Asking students to bid farewell to their Animal House posters and their Starry Nights is one way to ensure the safety of those living on campus. Another more comprehensive approach would ban curtains, linens, rugs and even books, common dorm-room furnishings that could also catch fire with one careless flick of a lit cigarette.

In a logic-defying, laughable move, Yale rooming inspectors slapped dozens of freshmen with $100 fines for hanging posters in their dormitory suites in Lanman-Wright Hall. While rules may prohibit items that pose threats as fire hazards, fire officials would be wise to shrug off this ridiculous fining frenzy, which seems more like a thinly-veiled attempt at discouraging smoking indoors than anything else.

Eugene Wells, supervisor of Saybrook and Trumbull colleges’ custodial services, conducted the inspections in Lanman-Wright and other dormitories last week and explained his rationale: “I consider all posters to be fire hazards. Even though there’s no smoking, people don’t adhere to that rule. If a cigarette would come into contact with a poster, that would cause a fire.”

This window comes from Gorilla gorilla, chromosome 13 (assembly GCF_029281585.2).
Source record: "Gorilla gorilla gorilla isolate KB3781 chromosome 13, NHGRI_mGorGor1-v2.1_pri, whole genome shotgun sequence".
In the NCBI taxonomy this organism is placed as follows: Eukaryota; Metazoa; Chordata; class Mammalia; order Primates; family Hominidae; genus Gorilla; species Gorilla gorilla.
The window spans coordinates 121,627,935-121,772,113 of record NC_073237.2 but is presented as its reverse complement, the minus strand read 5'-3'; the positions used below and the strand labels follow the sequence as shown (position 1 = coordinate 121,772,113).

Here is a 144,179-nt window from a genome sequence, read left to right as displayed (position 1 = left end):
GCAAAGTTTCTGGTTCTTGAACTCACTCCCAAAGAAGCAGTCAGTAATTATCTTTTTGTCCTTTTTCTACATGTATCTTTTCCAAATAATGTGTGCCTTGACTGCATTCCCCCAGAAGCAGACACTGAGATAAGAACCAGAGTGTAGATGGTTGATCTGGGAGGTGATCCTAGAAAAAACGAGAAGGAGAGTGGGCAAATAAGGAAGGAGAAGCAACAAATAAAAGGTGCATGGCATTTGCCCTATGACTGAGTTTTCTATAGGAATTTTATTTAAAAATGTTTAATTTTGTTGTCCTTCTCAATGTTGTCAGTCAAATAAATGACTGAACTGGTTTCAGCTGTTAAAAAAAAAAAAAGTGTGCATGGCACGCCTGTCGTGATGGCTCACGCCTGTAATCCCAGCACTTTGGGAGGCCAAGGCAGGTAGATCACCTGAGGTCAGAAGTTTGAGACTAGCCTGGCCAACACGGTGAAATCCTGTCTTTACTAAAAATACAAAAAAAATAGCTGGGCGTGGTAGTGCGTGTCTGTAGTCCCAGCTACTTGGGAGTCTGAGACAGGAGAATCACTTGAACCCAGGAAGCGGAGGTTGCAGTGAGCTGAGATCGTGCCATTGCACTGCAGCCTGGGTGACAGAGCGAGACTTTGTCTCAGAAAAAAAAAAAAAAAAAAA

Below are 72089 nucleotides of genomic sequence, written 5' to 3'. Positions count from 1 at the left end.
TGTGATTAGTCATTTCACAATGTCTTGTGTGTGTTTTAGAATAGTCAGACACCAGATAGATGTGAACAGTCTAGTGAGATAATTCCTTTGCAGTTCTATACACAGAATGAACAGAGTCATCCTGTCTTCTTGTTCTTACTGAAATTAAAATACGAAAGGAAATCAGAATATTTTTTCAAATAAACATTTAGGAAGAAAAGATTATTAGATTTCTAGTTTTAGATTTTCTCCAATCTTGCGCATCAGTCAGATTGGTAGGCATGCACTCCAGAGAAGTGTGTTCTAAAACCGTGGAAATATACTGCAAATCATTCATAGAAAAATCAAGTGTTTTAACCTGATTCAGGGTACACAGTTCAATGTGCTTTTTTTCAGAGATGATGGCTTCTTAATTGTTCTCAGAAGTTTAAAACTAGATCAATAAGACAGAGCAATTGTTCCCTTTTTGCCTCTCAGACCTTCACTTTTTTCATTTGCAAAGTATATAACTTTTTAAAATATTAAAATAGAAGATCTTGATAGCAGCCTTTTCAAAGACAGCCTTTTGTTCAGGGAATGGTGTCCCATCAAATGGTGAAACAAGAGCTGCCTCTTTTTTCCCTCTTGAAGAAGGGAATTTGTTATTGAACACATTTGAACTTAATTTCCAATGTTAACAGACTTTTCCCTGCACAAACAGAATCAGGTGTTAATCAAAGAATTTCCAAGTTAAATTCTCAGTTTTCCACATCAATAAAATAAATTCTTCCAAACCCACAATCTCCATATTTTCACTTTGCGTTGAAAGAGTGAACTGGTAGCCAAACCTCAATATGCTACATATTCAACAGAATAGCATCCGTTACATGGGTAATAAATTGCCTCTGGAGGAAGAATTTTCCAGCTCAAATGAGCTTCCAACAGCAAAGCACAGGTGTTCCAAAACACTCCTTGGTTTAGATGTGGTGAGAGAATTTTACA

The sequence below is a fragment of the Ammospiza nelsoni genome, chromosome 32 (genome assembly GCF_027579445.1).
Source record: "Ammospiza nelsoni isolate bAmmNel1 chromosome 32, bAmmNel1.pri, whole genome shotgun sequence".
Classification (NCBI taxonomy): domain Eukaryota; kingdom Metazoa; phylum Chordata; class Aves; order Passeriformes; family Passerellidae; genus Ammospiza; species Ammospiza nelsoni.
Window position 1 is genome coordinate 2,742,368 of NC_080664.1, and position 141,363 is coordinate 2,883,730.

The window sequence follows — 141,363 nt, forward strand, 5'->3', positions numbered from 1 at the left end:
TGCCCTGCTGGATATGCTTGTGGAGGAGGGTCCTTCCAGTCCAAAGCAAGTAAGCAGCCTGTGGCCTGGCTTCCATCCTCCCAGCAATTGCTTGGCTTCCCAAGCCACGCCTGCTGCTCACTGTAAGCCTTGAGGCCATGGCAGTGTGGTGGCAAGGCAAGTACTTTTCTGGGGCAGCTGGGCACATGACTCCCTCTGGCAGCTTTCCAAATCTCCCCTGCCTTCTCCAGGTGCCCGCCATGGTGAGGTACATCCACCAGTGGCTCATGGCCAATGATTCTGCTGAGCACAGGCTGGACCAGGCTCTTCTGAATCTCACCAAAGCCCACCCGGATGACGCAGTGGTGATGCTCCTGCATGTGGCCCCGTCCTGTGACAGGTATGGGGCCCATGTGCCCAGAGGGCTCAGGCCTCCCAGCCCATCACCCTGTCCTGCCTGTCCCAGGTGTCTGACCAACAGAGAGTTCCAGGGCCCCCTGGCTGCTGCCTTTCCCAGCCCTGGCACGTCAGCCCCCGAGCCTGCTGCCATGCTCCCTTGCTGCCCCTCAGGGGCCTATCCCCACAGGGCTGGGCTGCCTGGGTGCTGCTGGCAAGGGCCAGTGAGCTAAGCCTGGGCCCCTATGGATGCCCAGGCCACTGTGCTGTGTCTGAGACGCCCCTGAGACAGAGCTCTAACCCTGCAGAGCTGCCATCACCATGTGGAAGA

That said, Mr. Wells, catching a couple of freshmen enjoying a Marlboro indoors hardly represents justification to reprimand students who want to cover the Yale White walls with some colorful posters. Student smoking in dormitories would be the source of a problem, if one actually existed. Unlike their older counterparts, the castigated freshmen may not understand the ease with which fines can be circumvented. Scaring them, and their parents, is one way to say that the University is serious about its housing rules. But the whole affair was so ridiculous and impractical that the message was lost in a whirlwind of mockery. Yalies do not mind abiding by common sense regulations that make their four years here fire-free. They do mind an administrative gaffe that would have made more sense as an April Fools’ joke.